When you travel on our current highways, you don’t think about the military foundations associated with the system. Yes, it was built to accommodate the explosion of private vehicles in the post-war years. However, there was a second reason: military considerations.
From his experience in 1919 along the Lincoln Memorial Highway to appreciating the effectiveness of the German highway system during World War II, President Dwight D. Eisenhower recognized the value of an interstate system. The Cold War Federal Highway Act of 1956 (Public Law 84-827) was renamed the Dwight D. Eisenhower National Interstate and Defense Highway System in 1990 in his honor. At the time (the 1950s) the general public thought it was a new and novel idea. We were completely wrong in our thinking because our country had a long history of building military roads that also served private and commercial interests.
The earliest evidence of military road construction in Anoka County can be found in an 1847 federal survey. He identified a military road built in 1835 as part of the development of the Wisconsin Territorial Highway. During the 1840s the route, through trade, was incorporated into what would become the Red River Ox Cart Trail stretching from St. Paul to Pembina. By the Minnesota Road Act of 1849, Congress passed and funded five military roads for peacekeeping, civil movement, commerce, and military needs. The road for Anoka County was Point Douglas (near Prescott, Wisconsin) and Fort Gaines (later Fort Ripley). The current Anoka Main Street Bridge was the site chosen to cross the River Rum. The road gave access to the north and northwest to new settlers, merchants, traders and soldiers. In the 1850s and 1860s, the town of Anoka became a hub as river traffic became a land movement and the migration of people and goods from St. Paul to Pembina in North Dakota increased dramatically. .
When Wisconsin became a state in 1848, the Minnesota Territory was created. On November 1, 1849, the new Territorial Board adopted the Wisconsin Territory Road Standards: roads were to be surveyed and marked with mile points; roads were to be built by county government units with the power to draw, interrupt or modify roads. Each county was to be divided into districts and headed by a highway overseer in charge of road maintenance. The maintenance work was to be carried out by men between the ages of 21 and 50 who would provide two days of work per year. A road tax based on the value of real estate was levied with manual labor at $ 2 per day allowed to replace the dollars levied. Private plank and toll roads were regulated in 1851 by the Territory Board. This system of building and maintaining border roads lasted until the late 1890s and early 1900s, when population pressure, the American Industrial Revolution, and the automobile took over the system.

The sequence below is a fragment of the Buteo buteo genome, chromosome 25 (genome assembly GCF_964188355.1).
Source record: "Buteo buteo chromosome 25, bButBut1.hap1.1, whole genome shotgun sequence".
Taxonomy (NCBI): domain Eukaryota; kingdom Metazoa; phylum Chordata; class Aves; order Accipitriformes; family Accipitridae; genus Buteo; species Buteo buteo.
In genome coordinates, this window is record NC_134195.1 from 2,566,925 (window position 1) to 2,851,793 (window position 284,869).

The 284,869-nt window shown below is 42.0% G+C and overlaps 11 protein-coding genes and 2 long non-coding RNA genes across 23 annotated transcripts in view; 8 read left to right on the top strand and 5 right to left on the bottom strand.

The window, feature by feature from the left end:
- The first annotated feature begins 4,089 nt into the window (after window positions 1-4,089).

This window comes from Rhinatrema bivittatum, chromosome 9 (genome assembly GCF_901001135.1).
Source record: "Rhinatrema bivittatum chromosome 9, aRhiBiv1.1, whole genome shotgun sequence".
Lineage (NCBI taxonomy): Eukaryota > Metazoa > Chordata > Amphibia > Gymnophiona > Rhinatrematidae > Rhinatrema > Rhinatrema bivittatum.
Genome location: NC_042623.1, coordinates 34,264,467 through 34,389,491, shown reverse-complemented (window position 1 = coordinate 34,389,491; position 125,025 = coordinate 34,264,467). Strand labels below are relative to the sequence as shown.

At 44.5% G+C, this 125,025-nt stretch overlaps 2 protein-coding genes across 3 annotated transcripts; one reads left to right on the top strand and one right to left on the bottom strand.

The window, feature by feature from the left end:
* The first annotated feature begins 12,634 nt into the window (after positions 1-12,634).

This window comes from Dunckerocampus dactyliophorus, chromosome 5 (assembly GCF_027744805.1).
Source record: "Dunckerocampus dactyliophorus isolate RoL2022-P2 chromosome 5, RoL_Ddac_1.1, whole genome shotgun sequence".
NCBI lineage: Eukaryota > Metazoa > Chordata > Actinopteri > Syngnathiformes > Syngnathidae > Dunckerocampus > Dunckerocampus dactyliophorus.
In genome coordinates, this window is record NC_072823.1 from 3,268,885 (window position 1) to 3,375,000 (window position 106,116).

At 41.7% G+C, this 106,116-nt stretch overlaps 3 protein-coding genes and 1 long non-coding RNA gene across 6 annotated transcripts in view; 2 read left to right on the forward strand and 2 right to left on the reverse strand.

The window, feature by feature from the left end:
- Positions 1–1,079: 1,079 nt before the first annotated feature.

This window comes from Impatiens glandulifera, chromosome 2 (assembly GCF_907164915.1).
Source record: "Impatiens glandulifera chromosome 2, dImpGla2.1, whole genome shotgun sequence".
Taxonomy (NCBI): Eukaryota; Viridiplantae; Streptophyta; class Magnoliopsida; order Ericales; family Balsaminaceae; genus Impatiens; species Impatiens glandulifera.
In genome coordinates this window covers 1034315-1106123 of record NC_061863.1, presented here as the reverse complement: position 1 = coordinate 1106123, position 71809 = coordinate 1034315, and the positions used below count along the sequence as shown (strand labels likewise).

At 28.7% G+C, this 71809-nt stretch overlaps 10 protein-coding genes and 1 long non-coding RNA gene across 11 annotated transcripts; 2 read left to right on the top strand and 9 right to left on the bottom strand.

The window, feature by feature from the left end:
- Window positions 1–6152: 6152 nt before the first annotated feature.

The 1898 Minnesota Constitutional Amendment allowed the state to participate directly in highway development as a partner with the counties. The Dunn Amendment of 1912 authorized a tax levy for road development, and 1920 saw another amendment calling for the development of a network of freeways and a vehicle tax to finance it. A gasoline tax was authorized in 1925 by the Babcock Amendment. The last major legislation for this period came in 1929 when another constitutional amendment created a state road aid tax system. One-third of the funds would go to bridges and two-thirds to highways. It was funded by the new license plate tax.
The federal government’s response can be seen in the Federal Highway Road Act of 1916, which provided that all county seats were tied to population centers. In 1946, state and federal government funding merged through the Minnesota County Aid Secondary Road Program and the Federal Aid Act, where costs were split 50-50. World War II saw the development of roads to move munitions from the Anoka County production area to distribution sites. The Federal Highway Act of 1956 (the Eisenhower interstate system) is the benchmark federal response.
Chuck Zielin is a volunteer with the Anoka County Historical Society.